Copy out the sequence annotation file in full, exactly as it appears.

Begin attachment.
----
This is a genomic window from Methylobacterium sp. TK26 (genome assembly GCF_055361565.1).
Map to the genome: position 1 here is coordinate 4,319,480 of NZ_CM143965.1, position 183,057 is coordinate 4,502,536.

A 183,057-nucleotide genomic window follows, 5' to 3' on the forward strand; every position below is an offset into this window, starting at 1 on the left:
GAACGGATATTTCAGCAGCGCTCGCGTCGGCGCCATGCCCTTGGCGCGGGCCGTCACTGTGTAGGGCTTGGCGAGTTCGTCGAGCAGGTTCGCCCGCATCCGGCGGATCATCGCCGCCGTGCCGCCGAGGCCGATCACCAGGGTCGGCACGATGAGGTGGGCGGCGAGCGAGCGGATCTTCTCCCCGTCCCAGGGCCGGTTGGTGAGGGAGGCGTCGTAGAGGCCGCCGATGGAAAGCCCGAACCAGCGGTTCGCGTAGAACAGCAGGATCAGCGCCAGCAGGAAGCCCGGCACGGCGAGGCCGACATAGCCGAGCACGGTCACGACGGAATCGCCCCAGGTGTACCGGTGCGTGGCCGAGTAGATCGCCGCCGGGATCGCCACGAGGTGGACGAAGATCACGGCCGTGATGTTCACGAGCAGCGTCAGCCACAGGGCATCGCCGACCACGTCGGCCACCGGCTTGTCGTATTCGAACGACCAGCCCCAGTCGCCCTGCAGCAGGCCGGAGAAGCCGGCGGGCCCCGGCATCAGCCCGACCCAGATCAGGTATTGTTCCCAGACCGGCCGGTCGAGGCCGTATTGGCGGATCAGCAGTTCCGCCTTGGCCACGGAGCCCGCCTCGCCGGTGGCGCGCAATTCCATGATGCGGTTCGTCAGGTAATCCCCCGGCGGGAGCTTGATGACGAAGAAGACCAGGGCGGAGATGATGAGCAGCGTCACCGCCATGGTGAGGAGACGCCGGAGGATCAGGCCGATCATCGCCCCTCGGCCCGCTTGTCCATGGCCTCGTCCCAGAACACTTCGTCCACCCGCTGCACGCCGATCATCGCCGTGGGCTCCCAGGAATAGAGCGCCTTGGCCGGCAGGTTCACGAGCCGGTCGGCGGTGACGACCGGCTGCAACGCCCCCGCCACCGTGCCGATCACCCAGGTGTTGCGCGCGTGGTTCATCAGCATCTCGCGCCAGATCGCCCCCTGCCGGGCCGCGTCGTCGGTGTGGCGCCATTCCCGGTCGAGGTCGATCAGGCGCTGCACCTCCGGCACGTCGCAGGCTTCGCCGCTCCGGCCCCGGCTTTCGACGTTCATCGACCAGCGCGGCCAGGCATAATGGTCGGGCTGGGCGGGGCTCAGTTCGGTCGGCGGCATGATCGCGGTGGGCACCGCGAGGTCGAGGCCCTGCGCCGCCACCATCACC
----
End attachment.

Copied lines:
This is a genomic window from Methylobacterium sp. TK26 (genome assembly GCF_055361565.1).
Map to the genome: position 1 here is coordinate 4,319,480 of NZ_CM143965.1, position 183,057 is coordinate 4,502,536.

A 183,057-nucleotide genomic window follows, 5' to 3' on the forward strand; every position below is an offset into this window, starting at 1 on the left:
GAACGGATATTTCAGCAGCGCTCGCGTCGGCGCCATGCCCTTGGCGCGGGCCGTCACTGTGTAGGGCTTGGCGAGTTCGTCGAGCAGGTTCGCCCGCATCCGGCGGATCATCGCCGCCGTGCCGCCGAGGCCGATCACCAGGGTCGGCACGATGAGGTGGGCGGCGAGCGAGCGGATCTTCTCCCCGTCCCAGGGCCGGTTGGTGAGGGAGGCGTCGTAGAGGCCGCCGATGGAAAGCCCGAACCAGCGGTTCGCGTAGAACAGCAGGATCAGCGCCAGCAGGAAGCCCGGCACGGCGAGGCCGACATAGCCGAGCACGGTCACGACGGAATCGCCCCAGGTGTACCGGTGCGTGGCCGAGTAGATCGCCGCCGGGATCGCCACGAGGTGGACGAAGATCACGGCCGTGATGTTCACGAGCAGCGTCAGCCACAGGGCATCGCCGACCACGTCGGCCACCGGCTTGTCGTATTCGAACGACCAGCCCCAGTCGCCCTGCAGCAGGCCGGAGAAGCCGGCGGGCCCCGGCATCAGCCCGACCCAGATCAGGTATTGTTCCCAGACCGGCCGGTCGAGGCCGTATTGGCGGATCAGCAGTTCCGCCTTGGCCACGGAGCCCGCCTCGCCGGTGGCGCGCAATTCCATGATGCGGTTCGTCAGGTAATCCCCCGGCGGGAGCTTGATGACGAAGAAGACCAGGGCGGAGATGATGAGCAGCGTCACCGCCATGGTGAGGAGACGCCGGAGGATCAGGCCGATCATCGCCCCTCGGCCCGCTTGTCCATGGCCTCGTCCCAGAACACTTCGTCCACCCGCTGCACGCCGATCATCGCCGTGGGCTCCCAGGAATAGAGCGCCTTGGCCGGCAGGTTCACGAGCCGGTCGGCGGTGACGACCGGCTGCAACGCCCCCGCCACCGTGCCGATCACCCAGGTGTTGCGCGCGTGGTTCATCAGCATCTCGCGCCAGATCGCCCCCTGCCGGGCCGCGTCGTCGGTGTGGCGCCATTCCCGGTCGAGGTCGATCAGGCGCTGCACCTCCGGCACGTCGCAGGCTTCGCCGCTCCGGCCCCGGCTTTCGACGTTCATCGACCAGCGCGGCCAGGCATAATGGTCGGGCTGGGCGGGGCTCAGTTCGGTCGGCGGCATGATCGCGGTGGGCACCGCGAGGTCGAGGCCCTGCGCCGCCACCATCACC